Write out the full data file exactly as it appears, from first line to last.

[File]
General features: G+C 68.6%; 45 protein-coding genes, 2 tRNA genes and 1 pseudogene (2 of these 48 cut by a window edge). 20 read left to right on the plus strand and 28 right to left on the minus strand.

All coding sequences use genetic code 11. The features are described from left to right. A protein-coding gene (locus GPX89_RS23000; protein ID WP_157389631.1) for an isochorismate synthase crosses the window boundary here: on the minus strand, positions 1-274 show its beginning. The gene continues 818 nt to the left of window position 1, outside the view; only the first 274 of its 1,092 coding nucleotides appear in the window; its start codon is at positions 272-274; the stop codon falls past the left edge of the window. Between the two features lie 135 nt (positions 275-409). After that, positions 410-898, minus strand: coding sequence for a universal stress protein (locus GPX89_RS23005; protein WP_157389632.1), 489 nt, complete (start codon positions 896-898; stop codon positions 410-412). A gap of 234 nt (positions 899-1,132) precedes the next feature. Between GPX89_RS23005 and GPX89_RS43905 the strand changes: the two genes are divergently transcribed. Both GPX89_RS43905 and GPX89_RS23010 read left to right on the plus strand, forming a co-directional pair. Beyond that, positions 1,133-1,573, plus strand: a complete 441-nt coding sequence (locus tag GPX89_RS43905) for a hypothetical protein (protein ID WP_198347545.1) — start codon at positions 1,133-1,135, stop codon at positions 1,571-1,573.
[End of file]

General features: G+C 68.6%; 45 protein-coding genes, 2 tRNA genes and 1 pseudogene (2 of these 48 cut by a window edge). 20 read left to right on the plus strand and 28 right to left on the minus strand.

All coding sequences use genetic code 11. The features are described from left to right. A protein-coding gene (locus GPX89_RS23000; protein ID WP_157389631.1) for an isochorismate synthase crosses the window boundary here: on the minus strand, positions 1-274 show its beginning. The gene continues 818 nt to the left of window position 1, outside the view; only the first 274 of its 1,092 coding nucleotides appear in the window; its start codon is at positions 272-274; the stop codon falls past the left edge of the window. Between the two features lie 135 nt (positions 275-409). After that, positions 410-898, minus strand: coding sequence for a universal stress protein (locus GPX89_RS23005; protein WP_157389632.1), 489 nt, complete (start codon positions 896-898; stop codon positions 410-412). A gap of 234 nt (positions 899-1,132) precedes the next feature. Between GPX89_RS23005 and GPX89_RS43905 the strand changes: the two genes are divergently transcribed. Both GPX89_RS43905 and GPX89_RS23010 read left to right on the plus strand, forming a co-directional pair. Beyond that, positions 1,133-1,573, plus strand: a complete 441-nt coding sequence (locus tag GPX89_RS43905) for a hypothetical protein (protein ID WP_198347545.1) — start codon at positions 1,133-1,135, stop codon at positions 1,571-1,573.